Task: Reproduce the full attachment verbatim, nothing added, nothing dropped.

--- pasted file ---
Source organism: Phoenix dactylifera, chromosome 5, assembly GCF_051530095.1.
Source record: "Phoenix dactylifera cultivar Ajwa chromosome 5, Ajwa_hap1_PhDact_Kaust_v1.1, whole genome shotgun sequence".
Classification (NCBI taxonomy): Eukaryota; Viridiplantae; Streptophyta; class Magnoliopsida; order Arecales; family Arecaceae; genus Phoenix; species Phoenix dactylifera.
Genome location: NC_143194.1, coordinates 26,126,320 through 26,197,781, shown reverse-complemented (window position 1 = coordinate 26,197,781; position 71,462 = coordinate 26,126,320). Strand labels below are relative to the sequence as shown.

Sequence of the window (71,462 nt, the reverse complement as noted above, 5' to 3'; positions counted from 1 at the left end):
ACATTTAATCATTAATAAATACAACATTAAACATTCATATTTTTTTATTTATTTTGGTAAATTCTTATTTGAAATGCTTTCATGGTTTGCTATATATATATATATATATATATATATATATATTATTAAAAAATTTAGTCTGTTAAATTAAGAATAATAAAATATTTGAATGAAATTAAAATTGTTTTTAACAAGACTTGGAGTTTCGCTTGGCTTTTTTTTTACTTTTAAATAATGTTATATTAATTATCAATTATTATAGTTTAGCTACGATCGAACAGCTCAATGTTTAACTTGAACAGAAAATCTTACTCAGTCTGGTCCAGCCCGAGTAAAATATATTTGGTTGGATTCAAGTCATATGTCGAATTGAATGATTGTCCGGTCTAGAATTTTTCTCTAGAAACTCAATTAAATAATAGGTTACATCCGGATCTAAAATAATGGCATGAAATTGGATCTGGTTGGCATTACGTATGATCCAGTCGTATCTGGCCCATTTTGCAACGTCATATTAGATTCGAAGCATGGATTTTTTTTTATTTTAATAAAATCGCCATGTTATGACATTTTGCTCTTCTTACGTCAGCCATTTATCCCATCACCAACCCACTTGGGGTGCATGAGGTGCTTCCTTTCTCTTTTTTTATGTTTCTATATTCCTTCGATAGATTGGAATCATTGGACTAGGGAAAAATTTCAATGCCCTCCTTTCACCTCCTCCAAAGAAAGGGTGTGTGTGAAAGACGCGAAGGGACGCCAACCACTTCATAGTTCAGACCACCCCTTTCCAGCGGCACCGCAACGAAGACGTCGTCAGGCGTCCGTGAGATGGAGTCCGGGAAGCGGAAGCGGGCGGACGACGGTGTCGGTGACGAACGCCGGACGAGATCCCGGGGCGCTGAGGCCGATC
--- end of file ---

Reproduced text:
Source organism: Phoenix dactylifera, chromosome 5, assembly GCF_051530095.1.
Source record: "Phoenix dactylifera cultivar Ajwa chromosome 5, Ajwa_hap1_PhDact_Kaust_v1.1, whole genome shotgun sequence".
Classification (NCBI taxonomy): Eukaryota; Viridiplantae; Streptophyta; class Magnoliopsida; order Arecales; family Arecaceae; genus Phoenix; species Phoenix dactylifera.
Genome location: NC_143194.1, coordinates 26,126,320 through 26,197,781, shown reverse-complemented (window position 1 = coordinate 26,197,781; position 71,462 = coordinate 26,126,320). Strand labels below are relative to the sequence as shown.

Sequence of the window (71,462 nt, the reverse complement as noted above, 5' to 3'; positions counted from 1 at the left end):
ACATTTAATCATTAATAAATACAACATTAAACATTCATATTTTTTTATTTATTTTGGTAAATTCTTATTTGAAATGCTTTCATGGTTTGCTATATATATATATATATATATATATATATATATTATTAAAAAATTTAGTCTGTTAAATTAAGAATAATAAAATATTTGAATGAAATTAAAATTGTTTTTAACAAGACTTGGAGTTTCGCTTGGCTTTTTTTTTACTTTTAAATAATGTTATATTAATTATCAATTATTATAGTTTAGCTACGATCGAACAGCTCAATGTTTAACTTGAACAGAAAATCTTACTCAGTCTGGTCCAGCCCGAGTAAAATATATTTGGTTGGATTCAAGTCATATGTCGAATTGAATGATTGTCCGGTCTAGAATTTTTCTCTAGAAACTCAATTAAATAATAGGTTACATCCGGATCTAAAATAATGGCATGAAATTGGATCTGGTTGGCATTACGTATGATCCAGTCGTATCTGGCCCATTTTGCAACGTCATATTAGATTCGAAGCATGGATTTTTTTTTATTTTAATAAAATCGCCATGTTATGACATTTTGCTCTTCTTACGTCAGCCATTTATCCCATCACCAACCCACTTGGGGTGCATGAGGTGCTTCCTTTCTCTTTTTTTATGTTTCTATATTCCTTCGATAGATTGGAATCATTGGACTAGGGAAAAATTTCAATGCCCTCCTTTCACCTCCTCCAAAGAAAGGGTGTGTGTGAAAGACGCGAAGGGACGCCAACCACTTCATAGTTCAGACCACCCCTTTCCAGCGGCACCGCAACGAAGACGTCGTCAGGCGTCCGTGAGATGGAGTCCGGGAAGCGGAAGCGGGCGGACGACGGTGTCGGTGACGAACGCCGGACGAGATCCCGGGGCGCTGAGGCCGATC